Pictures from Crete

by admin on October 12, 2010

As you know, I don’t do off-topic entries very often, so I hope that I can be forgiven for an off-topic entry now and then. I’m trying to keep this blog going, with reduced chess contentâ„¢, while taking a little bit of a break from the game.

Last week I spent a week in Crete at a math conference. I’m not much of a world traveler, and I never even think about traveling to Europe for a vacation (too expensive), so this was a rare opportunity for me. (I was an invited speaker, so my expenses were paid.)

On Tuesday the sunlight reflecting off the Mediterranean created thousands of shimmering diamonds, which were constantly moving and changing. I’m afraid that this reduced-size picture doesn’t really do justice to the view.

The Romans may have put the “arch” in “architecture,” but the Greeks like arches, too. This is another view from the balcony outside my room. I was staying at the Orthodox Academy of Crete in the village of Kalymbari. In spite of its name, it is more of a conference center, and is not a religious institution (although religious groups do hold retreats there pretty often).

Actually, the Venetians, not the Romans, had a very big influence on Cretan architecture, because Venice ruled the island from the 13th century until it was taken over in 1645 by the Turks. As a strategic island located near three continents, Crete has experienced many waves of invaders and changes of rule during its history — which I will not attempt to recount here.

The nearest city to the conference center was Chania, whose harbor was built by the Venetians. The photo above shows the lighthouse at the entrance to the harbor.

On my last day in Crete I went with a couple of friends to see the ruins at Knossos. This was the center of the Minoan civilization, which vanished mysteriously around 1650 B.C. To put it another way, it was an ancient ruin even when Homer was composing his idylls and “ancient” Greek culture was just being born. The most likely theory is that Knossos was ruined by a tsunami that struck the island when a volcano on the nearby island of Santorini erupted. The disaster may have been the origin of the Atlantis myth.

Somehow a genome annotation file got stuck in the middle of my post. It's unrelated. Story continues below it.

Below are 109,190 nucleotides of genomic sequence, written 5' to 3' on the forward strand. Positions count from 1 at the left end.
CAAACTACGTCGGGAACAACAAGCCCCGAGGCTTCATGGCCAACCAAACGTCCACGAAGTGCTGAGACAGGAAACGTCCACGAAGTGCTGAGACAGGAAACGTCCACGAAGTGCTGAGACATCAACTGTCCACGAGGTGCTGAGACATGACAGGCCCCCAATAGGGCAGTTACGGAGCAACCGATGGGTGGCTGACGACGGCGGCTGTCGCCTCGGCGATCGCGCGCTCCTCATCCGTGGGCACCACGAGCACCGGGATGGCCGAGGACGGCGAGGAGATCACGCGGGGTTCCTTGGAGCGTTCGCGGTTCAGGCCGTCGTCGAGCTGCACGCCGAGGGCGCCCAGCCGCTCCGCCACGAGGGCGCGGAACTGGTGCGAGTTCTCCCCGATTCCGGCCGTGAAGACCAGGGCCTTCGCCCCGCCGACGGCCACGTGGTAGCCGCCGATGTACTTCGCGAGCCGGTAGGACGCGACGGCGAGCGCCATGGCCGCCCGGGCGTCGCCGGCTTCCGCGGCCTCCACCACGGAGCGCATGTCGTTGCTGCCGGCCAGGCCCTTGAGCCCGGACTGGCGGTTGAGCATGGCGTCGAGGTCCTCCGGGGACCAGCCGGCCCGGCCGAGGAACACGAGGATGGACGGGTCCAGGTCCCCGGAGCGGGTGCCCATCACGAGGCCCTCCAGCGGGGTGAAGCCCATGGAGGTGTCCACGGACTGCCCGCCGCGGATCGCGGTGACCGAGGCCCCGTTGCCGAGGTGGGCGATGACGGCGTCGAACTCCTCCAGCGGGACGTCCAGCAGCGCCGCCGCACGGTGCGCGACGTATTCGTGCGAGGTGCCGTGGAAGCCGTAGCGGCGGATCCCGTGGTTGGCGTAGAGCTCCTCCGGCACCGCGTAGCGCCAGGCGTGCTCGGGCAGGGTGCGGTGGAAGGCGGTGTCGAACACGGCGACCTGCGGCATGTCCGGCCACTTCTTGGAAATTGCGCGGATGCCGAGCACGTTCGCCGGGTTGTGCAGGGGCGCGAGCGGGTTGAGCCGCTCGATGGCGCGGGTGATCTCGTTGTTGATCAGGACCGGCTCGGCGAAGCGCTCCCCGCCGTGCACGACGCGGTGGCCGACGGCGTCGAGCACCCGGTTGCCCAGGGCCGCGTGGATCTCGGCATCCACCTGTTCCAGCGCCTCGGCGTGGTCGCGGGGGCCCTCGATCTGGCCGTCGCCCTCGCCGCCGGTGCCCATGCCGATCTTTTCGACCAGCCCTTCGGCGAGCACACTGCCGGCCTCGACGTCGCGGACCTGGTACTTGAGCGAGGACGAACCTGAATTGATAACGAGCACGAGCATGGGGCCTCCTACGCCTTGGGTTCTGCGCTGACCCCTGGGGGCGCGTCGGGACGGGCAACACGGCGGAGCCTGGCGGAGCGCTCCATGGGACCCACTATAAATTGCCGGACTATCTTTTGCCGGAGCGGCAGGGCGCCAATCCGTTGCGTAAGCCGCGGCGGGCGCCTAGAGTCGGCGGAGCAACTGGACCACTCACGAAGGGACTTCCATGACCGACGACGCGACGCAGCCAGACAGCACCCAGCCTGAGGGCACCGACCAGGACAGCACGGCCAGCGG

Knossos left me a bit dissatisfied. The English archaeologist who excavated it in the early 20th century, Arthur Evans, decided to reconstruct some parts of the palace. Basically, anything standing, anything with a roof, or anything painted is a modern reconstruction. So even though the view is beautiful, and certainly more attractive than if Evans had left the ruins intact, it gave me sort of a feeling of being in a Greek version of Disneyland — it’s not quite real.

A street mime in Irakleio (Heraklion, the largest city in Crete) pretends to be a statue.

The famous painter, El Greco (born in Crete, though he became famous in Spain), pretends to be a statue. Oops, he really is a statue, and those are pigeons on his head, who appear to have used his bust for a toilet. Mr. Greco (or should I call him El?) doesn’t appear to be too pleased about it.

Back to chess next time!

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{ 2 comments… read them below or add one }

Krista October 12, 2010 at 12:28 pm

Absolutely STUNNING pictures! I’m so glad you went off topic today. 🙂 Travel is my great love and you put a big smile on my face. 🙂


sophie martin October 2, 2011 at 9:46 pm

I was wondering if I could get your permission to use some of the information on this site for a school project? Thank you.


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